Pacific labour mobility

Labour mobility is key to the future of many Pacific island countries, and is an important research focus of Devpolicy.

Our work in this area is highlighted on the Devpolicy Blog (see here), as well as through our monthly labour mobility and migration newsletter (see the ‘Newsletters’ tab above, or sign up here). Discussion papers, reports, and Devpolicy submissions to government inquiries on labour mobility can be viewed in the ‘Publications’ tab.

Devpolicy also regularly hosts events on labour mobility, such as the launch of the World Bank report on Australia’s Seasonal Worker Program. For upcoming events, see here. Podcasts of past events can be accessed here.

Discussion papers


DP 65 Backpackers v seasonal workers: learning from the contrasting temporary migration outcomes in Australian and New Zealand horticulture
Richard Curtain, Matthew Dornan, Stephen Howes and Henry Sherrell, November 2017
» view publication at SSRN
» read blog

DP 56 Migration and labour mobility from Kiribati
Carmen Voigt-Graf and Sophia Kagan, March 2017
» view publication at SSRN

DP 34 Skill development and regional mobility: lessons from the Australia-Pacific Technical College
Michael A. Clemens, Colum Graham and Stephen Howes, May 2014
» view publication at SSRN
» read blog

DP 17 Australia’s Pacific Seasonal Worker Pilot Scheme: why has take-up been so low?
Danielle Hay and Stephen Howes, April 2012
» view publication at SSRN
» read blog

Reports


Pacific Possible – Labour mobility: the ten billion dollar prize
Richard Curtain, Matthew Dornan, Jesse Doyle and Stephen Howes, July 2016

This report looks at the issue of Pacific labour mobility from both sides of the equation. It seeks to understand the perspectives and concerns of both sending and receiving countries, and it proposes reforms for both sets of countries. The report places particular emphasis on providing opportunities for low-skilled and medium-skilled migration. A broad range of reforms is proposed, but is particularly focused on providing labour mobility opportunities for those beyond the elite of sending countries to maximise the welfare gains of migration, and to reduce the risk of brain drain. The report forms part of the World Bank’s Pacific Possible series.

» download full report
» download four-page summary
» read blog

Australia’s Seasonal Worker Program: demand-side constraints and suggested reforms
Jesse Doyle, The World Bank; and Stephen Howes, Development Policy Centre, February 2015

This paper reports on the results of a comprehensive survey of employers and industry bodies across the horticulture sector examining employers’ views of the Seasonal Worker Program, which permits workers from eight Pacific Island countries and Timor-Leste to work in Australia for a period of fourteen weeks to six months.

» view report [PDF, 1.2MB]
» read blog

Submissions


Submission to the Working Holiday Reform, Senate Standing Economics Committee – Legislative inquiry
Stephen Howes and Henry Sherrell, October 2016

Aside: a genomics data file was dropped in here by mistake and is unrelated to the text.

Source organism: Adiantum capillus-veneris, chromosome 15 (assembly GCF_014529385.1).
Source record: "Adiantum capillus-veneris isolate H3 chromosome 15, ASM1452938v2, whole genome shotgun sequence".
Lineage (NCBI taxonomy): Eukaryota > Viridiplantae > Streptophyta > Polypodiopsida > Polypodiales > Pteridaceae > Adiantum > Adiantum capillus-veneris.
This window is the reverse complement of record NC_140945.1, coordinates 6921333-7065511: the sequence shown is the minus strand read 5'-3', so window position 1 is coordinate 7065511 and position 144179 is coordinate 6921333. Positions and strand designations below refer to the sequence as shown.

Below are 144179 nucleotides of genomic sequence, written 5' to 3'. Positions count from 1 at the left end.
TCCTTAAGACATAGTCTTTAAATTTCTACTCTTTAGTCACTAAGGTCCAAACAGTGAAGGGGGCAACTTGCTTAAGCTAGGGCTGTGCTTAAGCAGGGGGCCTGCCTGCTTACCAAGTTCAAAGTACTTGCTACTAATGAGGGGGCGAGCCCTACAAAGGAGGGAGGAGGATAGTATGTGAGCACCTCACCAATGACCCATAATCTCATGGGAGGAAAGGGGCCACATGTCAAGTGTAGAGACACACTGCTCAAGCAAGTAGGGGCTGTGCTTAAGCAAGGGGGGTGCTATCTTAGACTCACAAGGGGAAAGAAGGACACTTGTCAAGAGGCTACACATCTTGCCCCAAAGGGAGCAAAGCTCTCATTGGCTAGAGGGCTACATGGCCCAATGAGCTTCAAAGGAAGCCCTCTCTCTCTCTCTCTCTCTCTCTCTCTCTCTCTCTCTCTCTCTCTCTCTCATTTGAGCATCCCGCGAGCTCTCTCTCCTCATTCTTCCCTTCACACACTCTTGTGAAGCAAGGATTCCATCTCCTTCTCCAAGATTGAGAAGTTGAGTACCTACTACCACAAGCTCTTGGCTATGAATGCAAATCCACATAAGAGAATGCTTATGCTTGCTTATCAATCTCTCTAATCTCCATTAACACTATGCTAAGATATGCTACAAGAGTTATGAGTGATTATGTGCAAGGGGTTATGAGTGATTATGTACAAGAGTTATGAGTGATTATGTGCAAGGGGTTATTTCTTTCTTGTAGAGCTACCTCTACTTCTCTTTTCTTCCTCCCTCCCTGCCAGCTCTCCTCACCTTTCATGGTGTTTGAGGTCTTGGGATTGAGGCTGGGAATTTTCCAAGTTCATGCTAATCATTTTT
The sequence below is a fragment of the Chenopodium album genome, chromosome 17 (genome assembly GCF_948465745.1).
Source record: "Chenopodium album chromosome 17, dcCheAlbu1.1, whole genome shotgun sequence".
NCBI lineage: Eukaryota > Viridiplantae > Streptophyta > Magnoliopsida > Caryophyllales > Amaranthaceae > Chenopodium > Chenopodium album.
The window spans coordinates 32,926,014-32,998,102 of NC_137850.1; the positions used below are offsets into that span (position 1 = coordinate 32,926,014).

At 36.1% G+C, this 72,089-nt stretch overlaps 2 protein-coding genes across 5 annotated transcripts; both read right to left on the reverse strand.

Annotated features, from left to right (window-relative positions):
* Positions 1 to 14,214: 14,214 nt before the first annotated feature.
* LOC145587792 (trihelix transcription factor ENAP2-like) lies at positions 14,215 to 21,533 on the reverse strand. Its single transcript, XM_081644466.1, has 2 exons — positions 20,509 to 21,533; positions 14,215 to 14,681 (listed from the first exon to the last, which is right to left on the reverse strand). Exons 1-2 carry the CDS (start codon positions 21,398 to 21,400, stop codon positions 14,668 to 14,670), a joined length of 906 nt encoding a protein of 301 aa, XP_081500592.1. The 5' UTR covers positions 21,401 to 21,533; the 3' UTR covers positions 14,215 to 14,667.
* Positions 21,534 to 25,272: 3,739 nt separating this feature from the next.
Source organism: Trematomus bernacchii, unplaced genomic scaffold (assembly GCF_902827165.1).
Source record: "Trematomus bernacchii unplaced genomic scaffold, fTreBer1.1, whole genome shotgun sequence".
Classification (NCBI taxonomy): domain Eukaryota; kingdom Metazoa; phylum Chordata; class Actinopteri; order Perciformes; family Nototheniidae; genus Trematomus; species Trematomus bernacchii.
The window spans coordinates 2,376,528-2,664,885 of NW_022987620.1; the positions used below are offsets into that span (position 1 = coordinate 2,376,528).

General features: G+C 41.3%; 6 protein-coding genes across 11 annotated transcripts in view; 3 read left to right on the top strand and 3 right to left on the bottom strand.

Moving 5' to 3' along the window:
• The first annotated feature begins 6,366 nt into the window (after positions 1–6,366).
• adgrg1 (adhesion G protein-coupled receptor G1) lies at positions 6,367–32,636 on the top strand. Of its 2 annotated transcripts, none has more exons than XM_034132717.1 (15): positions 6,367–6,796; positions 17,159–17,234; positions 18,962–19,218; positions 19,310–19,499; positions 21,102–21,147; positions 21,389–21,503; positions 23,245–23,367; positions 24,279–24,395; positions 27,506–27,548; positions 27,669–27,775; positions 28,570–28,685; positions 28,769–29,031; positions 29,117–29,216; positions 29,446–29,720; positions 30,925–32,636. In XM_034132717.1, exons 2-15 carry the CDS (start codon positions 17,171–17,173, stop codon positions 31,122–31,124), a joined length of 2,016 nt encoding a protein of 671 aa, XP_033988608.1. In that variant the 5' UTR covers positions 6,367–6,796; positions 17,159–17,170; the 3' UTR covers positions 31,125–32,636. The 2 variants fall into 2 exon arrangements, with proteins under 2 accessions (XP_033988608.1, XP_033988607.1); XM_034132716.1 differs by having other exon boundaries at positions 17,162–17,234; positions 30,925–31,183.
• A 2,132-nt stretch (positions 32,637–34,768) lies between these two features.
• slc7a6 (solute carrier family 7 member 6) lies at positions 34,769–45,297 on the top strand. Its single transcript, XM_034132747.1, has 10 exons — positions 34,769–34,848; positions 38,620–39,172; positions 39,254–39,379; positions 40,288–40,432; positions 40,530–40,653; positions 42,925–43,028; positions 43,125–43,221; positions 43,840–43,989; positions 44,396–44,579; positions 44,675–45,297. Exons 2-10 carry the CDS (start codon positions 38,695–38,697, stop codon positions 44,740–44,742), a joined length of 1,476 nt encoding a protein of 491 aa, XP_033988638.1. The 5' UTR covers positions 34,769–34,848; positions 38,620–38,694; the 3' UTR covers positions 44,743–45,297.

The Senate Standing Economics Committee inquired to the legislation concerning the backpacker tax and associated measures. This submission, authored by Stephen Howes and Henry Sherrell, argues reforms cannot be looked at in isolation. Seven recommendations are made, recognising the Working Holiday program is primarily a low-skilled labour migration program, with reforms put forward to reduce the exploitation of backpackers, deliver fairness for seasonal workers, and foster additional Pacific labour mobility.

» view submission
» read blog

Submission to the Working Holiday Maker tax review
Stephen Howes, September 2016

In August 2016, the Deputy Prime Minister and Assistant Minister to the Prime Minister announced a review into the terms of taxation for individuals in Australia on working holiday maker visas (417 and 462 visas). This submission, authored by Stephen Howes and based on two horticultural employer surveys, argues that reforms related to the working holiday maker (backpacker) tax cannot be looked at in isolation from other issues pertaining to Australia’s horticultural sector. Any reforms should serve to level the playing field for backpackers and seasonal workers. Three key recommendations are made: to apply the same tax rate to both groups; to level market testing requirements for both groups; and to require registration of employers and labour hire companies who hire backpackers and seasonal workers. The outcomes of the review were announced on 27 September 2016.

» view submission [PDF, 360 KB]
» read blog

Submission to the Inquiry into the Seasonal Worker Program
Stephen Howes and Jesse Doyle, July 2015

In May 2015, the Minister for Immigration and Border Protection requested that the Joint Standing Committee on Migration inquire into and report on the Seasonal Worker Programme (SWP). This joint submission, authored by Stephen Howes (Devpolicy Director) and Jesse Doyle (World Bank), presents evidence primarily from the perspective of Australian horticultural employers and makes eight recommendations for expanding the SWP. The committee’s final report was tabled on 5 May 2016 and is available here.

» view submission [PDF, 694KB]
» view submission annexes [PDF, 1488KB]

Updated:  25 February 2016/Responsible Officer:  Crawford Engagement/Page Contact:  Devpolicy Admin